Meteor Vineyard
Jason Alexander
 
July 5, 2010 | Crush, Harvest, In the Vineyard, Wine Business | Jason Alexander

Cool Temps Lead to Concern and Opportunity

Nathan Halverson’s article in the Press Democrat on Tuesday gave voice to a concern and conversation raging around Northern California.  Cool temperatures and late rains into the spring already delayed bud break in many vineyards and the continued moderate mid day highs are doing little to help the vines catch up.  For delicate skinned grapes like Pinot Noir, there is the grave fear of mold if the grape are still hanging when the fall rains begin.  The same is true of Chardonnay where even a few spores of botrytis can multiply beyond control, in some cases inside the cluster where it is not even readily visible.  These are concerns for Cabernet Sauvignon producers as well, though the thick skins make them less susceptible.  The biggest concern is ripeness – bringing the tannins and fruit into balance before the suns arc lies too low on the horizon, or the incessant rains force people to get the fruit off the vines.

I noted a tweet earlier in the week of verasion in merlot at Frediani Vineyard just east of Calisotga, but Cabernet producers up and down the valley are scratching their heads and laying out plans for diligent and aggresive vineyard management.

As luck would have it, I spotted Meteor Vineyard manager Mike Wolf strolling around block 3 this morning – a perfect opportunity to get his thoughts. His decade long history of vineyard management in Napa Valley entails myriad scenarios, and he is  quick to point out that every season has its peculiarities and unique circumstances.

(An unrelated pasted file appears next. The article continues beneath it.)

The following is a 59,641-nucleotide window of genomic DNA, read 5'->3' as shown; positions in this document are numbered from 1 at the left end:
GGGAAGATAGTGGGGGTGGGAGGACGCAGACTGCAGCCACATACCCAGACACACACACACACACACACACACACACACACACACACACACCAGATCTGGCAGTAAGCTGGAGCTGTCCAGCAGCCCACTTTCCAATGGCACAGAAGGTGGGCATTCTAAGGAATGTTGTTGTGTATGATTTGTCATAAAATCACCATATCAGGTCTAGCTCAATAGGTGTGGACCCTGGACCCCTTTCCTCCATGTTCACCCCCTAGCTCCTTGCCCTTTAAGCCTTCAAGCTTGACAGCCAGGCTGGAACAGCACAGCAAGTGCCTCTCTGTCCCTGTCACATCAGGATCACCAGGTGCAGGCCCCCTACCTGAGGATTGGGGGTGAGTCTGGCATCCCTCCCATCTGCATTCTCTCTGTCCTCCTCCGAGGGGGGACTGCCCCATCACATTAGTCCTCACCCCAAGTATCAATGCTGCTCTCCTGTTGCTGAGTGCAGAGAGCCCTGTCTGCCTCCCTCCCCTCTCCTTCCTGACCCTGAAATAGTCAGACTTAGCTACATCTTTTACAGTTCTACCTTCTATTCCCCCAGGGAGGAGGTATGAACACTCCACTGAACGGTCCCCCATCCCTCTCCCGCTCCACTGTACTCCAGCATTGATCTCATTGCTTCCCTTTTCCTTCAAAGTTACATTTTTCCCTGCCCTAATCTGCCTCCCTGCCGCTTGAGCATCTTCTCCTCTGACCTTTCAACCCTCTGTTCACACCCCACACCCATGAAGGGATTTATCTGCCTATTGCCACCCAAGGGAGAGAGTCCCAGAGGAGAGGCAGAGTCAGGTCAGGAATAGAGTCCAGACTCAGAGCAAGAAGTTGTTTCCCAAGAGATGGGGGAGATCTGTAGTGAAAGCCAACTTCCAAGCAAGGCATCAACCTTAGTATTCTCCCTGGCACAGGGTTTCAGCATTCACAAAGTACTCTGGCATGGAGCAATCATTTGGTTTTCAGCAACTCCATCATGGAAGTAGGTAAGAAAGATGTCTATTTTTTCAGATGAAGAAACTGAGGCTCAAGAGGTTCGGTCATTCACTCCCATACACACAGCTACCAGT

“I have heard several people already compare 2010 to 1998, which was one of the most maligned and misunderstood vintages of the last 20 years.” Indeed, in retrospect, many of the wines from the 1998 vintage are fascinating expressions of Cabernet Sauvignon with vibrant acids and tannins allowing for graceful aging.

Perhaps his most telling comment was one of process.

“We may have to get a little Draconian.”

And here lies the essence. It is vintages like 1998 that separate out the great producers from the middling.  Tough decisions are made and implemented.  Anyone can make a great wine in a vintage like 2007 (I was going to say 97 but then thought of all of the pruny and overripe wines where there really was need of intervention) – who will stand out in a vintage like 2010?

The vineyard team is making its first green harvest pass now, and I expect to see several more as the months wear on…

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